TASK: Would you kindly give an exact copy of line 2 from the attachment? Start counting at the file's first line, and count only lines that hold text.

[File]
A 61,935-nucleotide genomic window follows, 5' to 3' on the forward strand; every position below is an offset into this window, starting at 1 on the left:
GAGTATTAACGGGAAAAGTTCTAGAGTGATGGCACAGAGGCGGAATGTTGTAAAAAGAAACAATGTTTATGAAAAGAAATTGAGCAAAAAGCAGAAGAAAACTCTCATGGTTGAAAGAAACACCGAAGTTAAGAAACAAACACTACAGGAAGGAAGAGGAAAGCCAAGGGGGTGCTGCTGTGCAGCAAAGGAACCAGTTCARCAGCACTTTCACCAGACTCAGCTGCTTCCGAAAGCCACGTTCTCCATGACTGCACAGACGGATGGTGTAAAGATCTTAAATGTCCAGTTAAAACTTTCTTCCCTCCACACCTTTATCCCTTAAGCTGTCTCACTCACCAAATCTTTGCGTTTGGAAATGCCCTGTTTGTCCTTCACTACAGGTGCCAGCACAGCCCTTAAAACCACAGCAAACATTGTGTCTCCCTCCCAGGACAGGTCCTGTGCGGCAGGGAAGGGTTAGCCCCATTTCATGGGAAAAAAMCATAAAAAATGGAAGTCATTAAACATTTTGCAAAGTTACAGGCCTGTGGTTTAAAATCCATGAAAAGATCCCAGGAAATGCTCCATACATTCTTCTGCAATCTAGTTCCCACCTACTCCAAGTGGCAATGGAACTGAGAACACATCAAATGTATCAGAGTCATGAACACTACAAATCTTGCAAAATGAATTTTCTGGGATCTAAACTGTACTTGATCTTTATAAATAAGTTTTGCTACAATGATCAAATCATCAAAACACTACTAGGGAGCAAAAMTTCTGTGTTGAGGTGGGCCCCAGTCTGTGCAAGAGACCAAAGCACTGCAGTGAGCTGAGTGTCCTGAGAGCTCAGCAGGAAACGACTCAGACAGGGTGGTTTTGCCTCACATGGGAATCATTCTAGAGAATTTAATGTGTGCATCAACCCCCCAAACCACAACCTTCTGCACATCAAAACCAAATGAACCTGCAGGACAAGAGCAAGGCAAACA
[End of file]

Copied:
GAGTATTAACGGGAAAAGTTCTAGAGTGATGGCACAGAGGCGGAATGTTGTAAAAAGAAACAATGTTTATGAAAAGAAATTGAGCAAAAAGCAGAAGAAAACTCTCATGGTTGAAAGAAACACCGAAGTTAAGAAACAAACACTACAGGAAGGAAGAGGAAAGCCAAGGGGGTGCTGCTGTGCAGCAAAGGAACCAGTTCARCAGCACTTTCACCAGACTCAGCTGCTTCCGAAAGCCACGTTCTCCATGACTGCACAGACGGATGGTGTAAAGATCTTAAATGTCCAGTTAAAACTTTCTTCCCTCCACACCTTTATCCCTTAAGCTGTCTCACTCACCAAATCTTTGCGTTTGGAAATGCCCTGTTTGTCCTTCACTACAGGTGCCAGCACAGCCCTTAAAACCACAGCAAACATTGTGTCTCCCTCCCAGGACAGGTCCTGTGCGGCAGGGAAGGGTTAGCCCCATTTCATGGGAAAAAAMCATAAAAAATGGAAGTCATTAAACATTTTGCAAAGTTACAGGCCTGTGGTTTAAAATCCATGAAAAGATCCCAGGAAATGCTCCATACATTCTTCTGCAATCTAGTTCCCACCTACTCCAAGTGGCAATGGAACTGAGAACACATCAAATGTATCAGAGTCATGAACACTACAAATCTTGCAAAATGAATTTTCTGGGATCTAAACTGTACTTGATCTTTATAAATAAGTTTTGCTACAATGATCAAATCATCAAAACACTACTAGGGAGCAAAAMTTCTGTGTTGAGGTGGGCCCCAGTCTGTGCAAGAGACCAAAGCACTGCAGTGAGCTGAGTGTCCTGAGAGCTCAGCAGGAAACGACTCAGACAGGGTGGTTTTGCCTCACATGGGAATCATTCTAGAGAATTTAATGTGTGCATCAACCCCCCAAACCACAACCTTCTGCACATCAAAACCAAATGAACCTGCAGGACAAGAGCAAGGCAAACA